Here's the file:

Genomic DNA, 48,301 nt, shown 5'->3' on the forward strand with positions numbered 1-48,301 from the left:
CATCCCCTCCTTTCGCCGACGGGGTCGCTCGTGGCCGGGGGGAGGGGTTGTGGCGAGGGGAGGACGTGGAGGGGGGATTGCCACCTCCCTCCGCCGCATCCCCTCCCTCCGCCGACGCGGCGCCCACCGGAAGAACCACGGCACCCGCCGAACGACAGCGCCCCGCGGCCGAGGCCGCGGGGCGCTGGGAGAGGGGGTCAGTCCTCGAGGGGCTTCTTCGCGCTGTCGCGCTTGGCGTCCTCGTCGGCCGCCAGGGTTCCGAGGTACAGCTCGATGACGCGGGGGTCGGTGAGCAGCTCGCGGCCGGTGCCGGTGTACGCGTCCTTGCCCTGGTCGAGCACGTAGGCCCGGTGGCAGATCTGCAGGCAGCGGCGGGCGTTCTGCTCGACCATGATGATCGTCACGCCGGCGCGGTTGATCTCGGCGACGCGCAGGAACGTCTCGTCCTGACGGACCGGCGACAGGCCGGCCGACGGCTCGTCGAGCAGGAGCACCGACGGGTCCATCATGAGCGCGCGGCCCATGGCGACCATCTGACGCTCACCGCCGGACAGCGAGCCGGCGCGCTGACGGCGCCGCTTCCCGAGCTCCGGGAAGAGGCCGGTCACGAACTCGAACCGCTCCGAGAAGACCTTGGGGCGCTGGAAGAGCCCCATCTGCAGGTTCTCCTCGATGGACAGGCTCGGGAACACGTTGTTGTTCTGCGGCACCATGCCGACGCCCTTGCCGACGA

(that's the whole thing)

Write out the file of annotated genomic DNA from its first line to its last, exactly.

Genomic DNA, 48,301 nt, shown 5'->3' on the forward strand with positions numbered 1-48,301 from the left:
CATCCCCTCCTTTCGCCGACGGGGTCGCTCGTGGCCGGGGGGAGGGGTTGTGGCGAGGGGAGGACGTGGAGGGGGGATTGCCACCTCCCTCCGCCGCATCCCCTCCCTCCGCCGACGCGGCGCCCACCGGAAGAACCACGGCACCCGCCGAACGACAGCGCCCCGCGGCCGAGGCCGCGGGGCGCTGGGAGAGGGGGTCAGTCCTCGAGGGGCTTCTTCGCGCTGTCGCGCTTGGCGTCCTCGTCGGCCGCCAGGGTTCCGAGGTACAGCTCGATGACGCGGGGGTCGGTGAGCAGCTCGCGGCCGGTGCCGGTGTACGCGTCCTTGCCCTGGTCGAGCACGTAGGCCCGGTGGCAGATCTGCAGGCAGCGGCGGGCGTTCTGCTCGACCATGATGATCGTCACGCCGGCGCGGTTGATCTCGGCGACGCGCAGGAACGTCTCGTCCTGACGGACCGGCGACAGGCCGGCCGACGGCTCGTCGAGCAGGAGCACCGACGGGTCCATCATGAGCGCGCGGCCCATGGCGACCATCTGACGCTCACCGCCGGACAGCGAGCCGGCGCGCTGACGGCGCCGCTTCCCGAGCTCCGGGAAGAGGCCGGTCACGAACTCGAACCGCTCCGAGAAGACCTTGGGGCGCTGGAAGAGCCCCATCTGCAGGTTCTCCTCGATGGACAGGCTCGGGAACACGTTGTTGTTCTGCGGCACCATGCCGACGCCCTTGCCGACGA